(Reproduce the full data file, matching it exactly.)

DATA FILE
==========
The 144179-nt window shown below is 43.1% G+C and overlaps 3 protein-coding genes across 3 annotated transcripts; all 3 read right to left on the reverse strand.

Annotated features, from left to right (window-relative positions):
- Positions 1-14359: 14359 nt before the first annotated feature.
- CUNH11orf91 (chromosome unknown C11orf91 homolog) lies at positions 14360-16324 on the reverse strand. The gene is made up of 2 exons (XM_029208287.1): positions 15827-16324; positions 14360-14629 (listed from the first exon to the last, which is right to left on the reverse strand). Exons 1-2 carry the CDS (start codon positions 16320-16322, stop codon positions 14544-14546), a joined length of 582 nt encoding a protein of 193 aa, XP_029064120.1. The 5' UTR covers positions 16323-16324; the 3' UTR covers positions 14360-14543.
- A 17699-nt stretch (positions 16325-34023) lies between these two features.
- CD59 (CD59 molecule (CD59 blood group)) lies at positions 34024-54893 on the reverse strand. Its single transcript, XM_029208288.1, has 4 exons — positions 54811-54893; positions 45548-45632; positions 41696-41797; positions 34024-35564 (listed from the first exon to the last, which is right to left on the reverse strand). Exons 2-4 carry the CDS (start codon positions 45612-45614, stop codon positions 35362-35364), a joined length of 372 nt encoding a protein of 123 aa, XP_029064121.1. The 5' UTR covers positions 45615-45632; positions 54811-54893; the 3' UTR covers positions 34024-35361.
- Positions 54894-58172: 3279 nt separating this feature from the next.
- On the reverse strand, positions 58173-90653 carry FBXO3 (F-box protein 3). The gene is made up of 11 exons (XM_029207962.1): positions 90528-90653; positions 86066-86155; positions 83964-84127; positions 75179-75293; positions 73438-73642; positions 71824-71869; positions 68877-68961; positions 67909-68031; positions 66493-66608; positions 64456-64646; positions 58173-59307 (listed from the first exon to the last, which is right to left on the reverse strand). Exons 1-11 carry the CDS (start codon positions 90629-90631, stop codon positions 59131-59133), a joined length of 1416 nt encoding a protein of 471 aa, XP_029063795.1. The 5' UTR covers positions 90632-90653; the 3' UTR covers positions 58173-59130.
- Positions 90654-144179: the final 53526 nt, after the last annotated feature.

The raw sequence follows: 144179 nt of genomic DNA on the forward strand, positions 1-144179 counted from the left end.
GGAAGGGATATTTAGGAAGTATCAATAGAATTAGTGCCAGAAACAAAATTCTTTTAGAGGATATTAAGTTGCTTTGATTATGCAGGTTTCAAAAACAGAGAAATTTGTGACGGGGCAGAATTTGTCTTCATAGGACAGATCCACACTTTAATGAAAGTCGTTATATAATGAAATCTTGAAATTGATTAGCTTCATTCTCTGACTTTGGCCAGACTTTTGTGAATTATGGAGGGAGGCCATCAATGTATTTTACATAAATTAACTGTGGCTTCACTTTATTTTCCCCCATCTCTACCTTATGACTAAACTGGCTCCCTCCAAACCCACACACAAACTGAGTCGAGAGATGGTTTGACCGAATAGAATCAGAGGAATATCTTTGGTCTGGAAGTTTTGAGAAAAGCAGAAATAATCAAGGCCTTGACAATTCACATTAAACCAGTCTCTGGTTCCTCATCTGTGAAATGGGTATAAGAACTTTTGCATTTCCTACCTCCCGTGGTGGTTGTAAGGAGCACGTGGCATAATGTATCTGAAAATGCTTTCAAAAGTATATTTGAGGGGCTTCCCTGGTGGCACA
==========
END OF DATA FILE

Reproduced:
The 144179-nt window shown below is 43.1% G+C and overlaps 3 protein-coding genes across 3 annotated transcripts; all 3 read right to left on the reverse strand.

Annotated features, from left to right (window-relative positions):
- Positions 1-14359: 14359 nt before the first annotated feature.
- CUNH11orf91 (chromosome unknown C11orf91 homolog) lies at positions 14360-16324 on the reverse strand. The gene is made up of 2 exons (XM_029208287.1): positions 15827-16324; positions 14360-14629 (listed from the first exon to the last, which is right to left on the reverse strand). Exons 1-2 carry the CDS (start codon positions 16320-16322, stop codon positions 14544-14546), a joined length of 582 nt encoding a protein of 193 aa, XP_029064120.1. The 5' UTR covers positions 16323-16324; the 3' UTR covers positions 14360-14543.
- A 17699-nt stretch (positions 16325-34023) lies between these two features.
- CD59 (CD59 molecule (CD59 blood group)) lies at positions 34024-54893 on the reverse strand. Its single transcript, XM_029208288.1, has 4 exons — positions 54811-54893; positions 45548-45632; positions 41696-41797; positions 34024-35564 (listed from the first exon to the last, which is right to left on the reverse strand). Exons 2-4 carry the CDS (start codon positions 45612-45614, stop codon positions 35362-35364), a joined length of 372 nt encoding a protein of 123 aa, XP_029064121.1. The 5' UTR covers positions 45615-45632; positions 54811-54893; the 3' UTR covers positions 34024-35361.
- Positions 54894-58172: 3279 nt separating this feature from the next.
- On the reverse strand, positions 58173-90653 carry FBXO3 (F-box protein 3). The gene is made up of 11 exons (XM_029207962.1): positions 90528-90653; positions 86066-86155; positions 83964-84127; positions 75179-75293; positions 73438-73642; positions 71824-71869; positions 68877-68961; positions 67909-68031; positions 66493-66608; positions 64456-64646; positions 58173-59307 (listed from the first exon to the last, which is right to left on the reverse strand). Exons 1-11 carry the CDS (start codon positions 90629-90631, stop codon positions 59131-59133), a joined length of 1416 nt encoding a protein of 471 aa, XP_029063795.1. The 5' UTR covers positions 90632-90653; the 3' UTR covers positions 58173-59130.
- Positions 90654-144179: the final 53526 nt, after the last annotated feature.

The raw sequence follows: 144179 nt of genomic DNA on the forward strand, positions 1-144179 counted from the left end.
GGAAGGGATATTTAGGAAGTATCAATAGAATTAGTGCCAGAAACAAAATTCTTTTAGAGGATATTAAGTTGCTTTGATTATGCAGGTTTCAAAAACAGAGAAATTTGTGACGGGGCAGAATTTGTCTTCATAGGACAGATCCACACTTTAATGAAAGTCGTTATATAATGAAATCTTGAAATTGATTAGCTTCATTCTCTGACTTTGGCCAGACTTTTGTGAATTATGGAGGGAGGCCATCAATGTATTTTACATAAATTAACTGTGGCTTCACTTTATTTTCCCCCATCTCTACCTTATGACTAAACTGGCTCCCTCCAAACCCACACACAAACTGAGTCGAGAGATGGTTTGACCGAATAGAATCAGAGGAATATCTTTGGTCTGGAAGTTTTGAGAAAAGCAGAAATAATCAAGGCCTTGACAATTCACATTAAACCAGTCTCTGGTTCCTCATCTGTGAAATGGGTATAAGAACTTTTGCATTTCCTACCTCCCGTGGTGGTTGTAAGGAGCACGTGGCATAATGTATCTGAAAATGCTTTCAAAAGTATATTTGAGGGGCTTCCCTGGTGGCACA